It is also very crucial that in parallel with the above measures, adequate attention should be attached to the protection of forests and fresh water sources because forests create fresh air and preserve fresh water sources, which is a life-sustaining element for local people, especially ethnic minorities such as Thai, Muong, Dao, etc. living in this locality.

Community tourism destinations need to establish a tourist and environment help center to provide tourists with necessary information and protect the environment.. Local communities should be empowered by widespread sharing of information and knowledge about tourism destinations, as well as raising awareness about the importance of environmental protection to such destinations.

 

5. 3. Building Local Cultural Identity

 

Image of local people and cultural identity is an extremely crucial factor that make up the tourism brand of a destination. The mountain region of Thanh Hoa province is a destination with strong advantage in this regard, so local authorities are advised to implement feasible solutions to promote propaganda and awareness raising for local people, thereby building up image of local people and cultural identity of mountain destinations in Thanh Hoa province. It is recommended to elicit local people’s pride in traditional cultural values, sense of responsibility to preserve and introduce those cultural beauties to tourists through combined eco-tourism and community tourism in the form of sightseeing, relaxation, cultural tourism – historical sites, etc.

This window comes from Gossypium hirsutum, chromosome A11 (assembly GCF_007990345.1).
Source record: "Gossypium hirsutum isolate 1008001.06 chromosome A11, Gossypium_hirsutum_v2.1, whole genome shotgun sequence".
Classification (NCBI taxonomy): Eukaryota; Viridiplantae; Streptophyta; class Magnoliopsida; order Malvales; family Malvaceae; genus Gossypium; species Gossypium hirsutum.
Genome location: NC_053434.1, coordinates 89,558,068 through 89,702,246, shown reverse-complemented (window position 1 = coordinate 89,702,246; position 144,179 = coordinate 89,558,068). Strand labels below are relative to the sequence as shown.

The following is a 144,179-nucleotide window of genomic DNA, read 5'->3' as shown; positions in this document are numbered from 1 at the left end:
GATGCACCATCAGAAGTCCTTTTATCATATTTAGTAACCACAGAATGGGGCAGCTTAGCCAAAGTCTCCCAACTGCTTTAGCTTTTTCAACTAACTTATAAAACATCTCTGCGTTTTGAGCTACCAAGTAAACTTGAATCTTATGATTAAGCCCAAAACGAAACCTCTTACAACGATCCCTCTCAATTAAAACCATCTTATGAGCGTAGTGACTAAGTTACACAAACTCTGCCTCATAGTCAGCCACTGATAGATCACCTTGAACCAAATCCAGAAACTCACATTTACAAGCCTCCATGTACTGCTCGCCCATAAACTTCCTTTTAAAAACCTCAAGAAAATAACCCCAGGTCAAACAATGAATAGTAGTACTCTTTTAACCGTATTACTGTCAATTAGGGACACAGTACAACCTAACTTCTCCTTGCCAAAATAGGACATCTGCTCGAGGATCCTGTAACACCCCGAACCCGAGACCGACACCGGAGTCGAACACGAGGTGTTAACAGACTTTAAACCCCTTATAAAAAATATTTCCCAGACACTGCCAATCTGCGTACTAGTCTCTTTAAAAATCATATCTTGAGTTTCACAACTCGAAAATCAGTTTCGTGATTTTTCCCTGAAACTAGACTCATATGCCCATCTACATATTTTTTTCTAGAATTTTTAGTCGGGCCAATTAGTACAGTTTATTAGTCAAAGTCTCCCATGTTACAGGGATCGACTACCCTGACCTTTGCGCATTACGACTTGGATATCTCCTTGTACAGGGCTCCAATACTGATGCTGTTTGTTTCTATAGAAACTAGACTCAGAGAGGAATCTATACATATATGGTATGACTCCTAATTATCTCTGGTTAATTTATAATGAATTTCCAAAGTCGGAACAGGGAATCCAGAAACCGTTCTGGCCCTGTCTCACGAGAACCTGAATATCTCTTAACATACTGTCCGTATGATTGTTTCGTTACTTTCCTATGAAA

In addition, local authorities should constantly focus on collection, restoration and promotion of tangible and intangible cultural values, special customs and practices of Thai, Muong people, as well as eradicating evil customs in marriage, funerals, festivals, etc.; preservation of folk songs, dances, festivals in competitions and shows as well as the humanistic literatures (e.g. the epic “The Birth of the Earth and Water” of Muong people), folk poets and proverbs, bamboo dance, “xoe” dance, “gong” dance, “khap giao duyen” dance, “kin chiêng booc may” dance of ethnic minorities such as Muong, Thai, etc. during tourism development.

 

5. 4. Building Exclusive Tourist Products